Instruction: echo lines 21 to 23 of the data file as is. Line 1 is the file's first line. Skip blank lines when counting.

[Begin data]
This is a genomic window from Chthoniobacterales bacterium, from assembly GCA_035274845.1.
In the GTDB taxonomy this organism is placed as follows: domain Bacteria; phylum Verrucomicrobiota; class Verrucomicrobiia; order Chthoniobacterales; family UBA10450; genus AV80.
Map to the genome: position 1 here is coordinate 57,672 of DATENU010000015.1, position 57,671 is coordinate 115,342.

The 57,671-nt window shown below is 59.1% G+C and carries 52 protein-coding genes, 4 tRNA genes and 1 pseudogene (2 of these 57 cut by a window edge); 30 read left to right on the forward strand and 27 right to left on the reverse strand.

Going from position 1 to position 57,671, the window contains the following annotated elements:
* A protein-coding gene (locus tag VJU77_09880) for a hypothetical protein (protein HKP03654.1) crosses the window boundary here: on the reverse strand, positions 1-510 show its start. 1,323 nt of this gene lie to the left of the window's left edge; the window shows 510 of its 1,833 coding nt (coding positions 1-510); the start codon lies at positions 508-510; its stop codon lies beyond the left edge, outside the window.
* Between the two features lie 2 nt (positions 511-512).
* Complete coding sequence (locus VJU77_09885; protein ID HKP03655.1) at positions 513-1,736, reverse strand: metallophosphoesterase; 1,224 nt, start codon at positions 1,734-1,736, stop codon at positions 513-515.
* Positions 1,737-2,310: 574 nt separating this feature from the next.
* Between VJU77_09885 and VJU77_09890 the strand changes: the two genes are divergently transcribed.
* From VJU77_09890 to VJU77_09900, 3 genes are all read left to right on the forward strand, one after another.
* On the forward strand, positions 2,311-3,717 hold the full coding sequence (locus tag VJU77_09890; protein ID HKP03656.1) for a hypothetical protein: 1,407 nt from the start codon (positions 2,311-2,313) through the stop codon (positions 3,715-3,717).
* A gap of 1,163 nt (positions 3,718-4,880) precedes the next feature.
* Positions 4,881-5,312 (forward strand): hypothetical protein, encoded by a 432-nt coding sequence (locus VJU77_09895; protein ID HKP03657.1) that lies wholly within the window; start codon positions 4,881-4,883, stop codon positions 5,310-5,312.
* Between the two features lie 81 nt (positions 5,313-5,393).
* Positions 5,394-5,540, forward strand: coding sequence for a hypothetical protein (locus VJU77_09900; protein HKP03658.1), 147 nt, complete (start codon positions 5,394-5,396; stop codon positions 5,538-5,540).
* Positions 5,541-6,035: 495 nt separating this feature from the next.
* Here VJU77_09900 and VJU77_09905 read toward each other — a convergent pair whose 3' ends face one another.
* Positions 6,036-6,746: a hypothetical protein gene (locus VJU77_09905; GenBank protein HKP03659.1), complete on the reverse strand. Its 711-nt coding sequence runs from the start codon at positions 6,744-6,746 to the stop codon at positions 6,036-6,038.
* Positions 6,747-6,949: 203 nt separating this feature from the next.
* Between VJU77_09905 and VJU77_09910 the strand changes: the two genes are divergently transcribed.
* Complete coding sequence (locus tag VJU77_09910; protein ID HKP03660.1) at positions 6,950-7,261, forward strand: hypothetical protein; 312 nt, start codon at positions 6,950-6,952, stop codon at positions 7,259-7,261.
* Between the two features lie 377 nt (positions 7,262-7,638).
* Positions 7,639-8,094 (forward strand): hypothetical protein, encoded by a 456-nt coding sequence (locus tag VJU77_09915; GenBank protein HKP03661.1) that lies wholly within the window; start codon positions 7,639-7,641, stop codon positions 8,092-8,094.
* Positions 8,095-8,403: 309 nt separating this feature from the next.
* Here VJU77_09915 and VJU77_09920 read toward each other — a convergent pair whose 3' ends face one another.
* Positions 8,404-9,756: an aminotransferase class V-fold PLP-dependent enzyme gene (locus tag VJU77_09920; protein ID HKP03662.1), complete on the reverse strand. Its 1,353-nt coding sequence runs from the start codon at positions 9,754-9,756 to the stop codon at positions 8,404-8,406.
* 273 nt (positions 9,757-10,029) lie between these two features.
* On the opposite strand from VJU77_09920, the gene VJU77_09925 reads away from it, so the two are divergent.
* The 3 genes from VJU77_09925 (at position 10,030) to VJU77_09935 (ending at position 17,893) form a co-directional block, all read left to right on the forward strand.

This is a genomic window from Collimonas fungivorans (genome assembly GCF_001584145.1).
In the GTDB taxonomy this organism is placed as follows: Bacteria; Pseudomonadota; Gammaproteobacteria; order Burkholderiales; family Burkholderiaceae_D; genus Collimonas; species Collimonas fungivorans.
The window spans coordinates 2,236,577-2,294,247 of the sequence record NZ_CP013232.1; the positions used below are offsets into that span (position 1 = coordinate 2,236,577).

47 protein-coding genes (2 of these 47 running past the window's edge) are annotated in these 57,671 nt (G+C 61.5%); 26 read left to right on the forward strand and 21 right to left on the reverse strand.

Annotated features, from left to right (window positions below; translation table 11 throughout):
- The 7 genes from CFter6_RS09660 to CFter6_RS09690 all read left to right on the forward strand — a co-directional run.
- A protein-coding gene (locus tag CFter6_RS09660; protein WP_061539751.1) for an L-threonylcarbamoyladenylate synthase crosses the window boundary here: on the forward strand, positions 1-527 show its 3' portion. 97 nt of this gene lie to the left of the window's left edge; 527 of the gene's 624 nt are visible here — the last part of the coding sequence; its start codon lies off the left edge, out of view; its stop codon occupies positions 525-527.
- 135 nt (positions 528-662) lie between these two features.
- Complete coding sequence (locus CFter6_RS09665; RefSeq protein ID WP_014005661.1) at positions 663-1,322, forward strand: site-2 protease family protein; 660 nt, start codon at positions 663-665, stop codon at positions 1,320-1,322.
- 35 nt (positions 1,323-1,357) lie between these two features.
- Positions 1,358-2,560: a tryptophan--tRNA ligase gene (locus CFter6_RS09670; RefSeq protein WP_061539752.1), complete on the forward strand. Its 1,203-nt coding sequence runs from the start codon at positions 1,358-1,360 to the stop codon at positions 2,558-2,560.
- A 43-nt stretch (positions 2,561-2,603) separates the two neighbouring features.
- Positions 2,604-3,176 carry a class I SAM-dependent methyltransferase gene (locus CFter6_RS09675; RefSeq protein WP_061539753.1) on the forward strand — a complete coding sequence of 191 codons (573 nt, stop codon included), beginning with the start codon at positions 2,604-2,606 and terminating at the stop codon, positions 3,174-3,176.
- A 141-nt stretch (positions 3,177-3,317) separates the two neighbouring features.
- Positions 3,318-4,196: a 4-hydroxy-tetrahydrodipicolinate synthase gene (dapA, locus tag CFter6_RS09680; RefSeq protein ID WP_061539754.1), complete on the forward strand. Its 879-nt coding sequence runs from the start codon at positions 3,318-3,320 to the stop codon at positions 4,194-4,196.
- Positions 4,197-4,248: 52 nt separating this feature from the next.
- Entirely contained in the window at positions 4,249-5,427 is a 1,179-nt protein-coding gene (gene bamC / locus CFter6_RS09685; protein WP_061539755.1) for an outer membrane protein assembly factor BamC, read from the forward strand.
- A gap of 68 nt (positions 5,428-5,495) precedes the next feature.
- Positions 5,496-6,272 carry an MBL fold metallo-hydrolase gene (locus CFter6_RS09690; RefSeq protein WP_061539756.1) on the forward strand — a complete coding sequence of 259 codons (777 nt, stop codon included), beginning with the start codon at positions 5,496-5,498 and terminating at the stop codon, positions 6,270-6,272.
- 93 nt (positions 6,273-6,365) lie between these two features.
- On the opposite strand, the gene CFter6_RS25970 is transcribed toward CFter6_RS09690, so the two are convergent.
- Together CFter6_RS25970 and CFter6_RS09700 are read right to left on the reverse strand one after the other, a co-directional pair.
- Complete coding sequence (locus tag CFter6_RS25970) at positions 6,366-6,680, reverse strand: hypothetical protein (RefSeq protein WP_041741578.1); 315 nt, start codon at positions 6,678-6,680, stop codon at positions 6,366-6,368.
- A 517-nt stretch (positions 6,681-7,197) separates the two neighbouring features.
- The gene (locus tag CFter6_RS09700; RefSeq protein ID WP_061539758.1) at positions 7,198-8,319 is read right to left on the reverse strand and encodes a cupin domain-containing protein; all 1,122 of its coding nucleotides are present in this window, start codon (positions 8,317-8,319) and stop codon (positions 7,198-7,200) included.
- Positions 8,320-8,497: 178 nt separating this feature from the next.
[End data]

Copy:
* Between VJU77_09905 and VJU77_09910 the strand changes: the two genes are divergently transcribed.
* Complete coding sequence (locus tag VJU77_09910; protein ID HKP03660.1) at positions 6,950-7,261, forward strand: hypothetical protein; 312 nt, start codon at positions 6,950-6,952, stop codon at positions 7,259-7,261.
* Between the two features lie 377 nt (positions 7,262-7,638).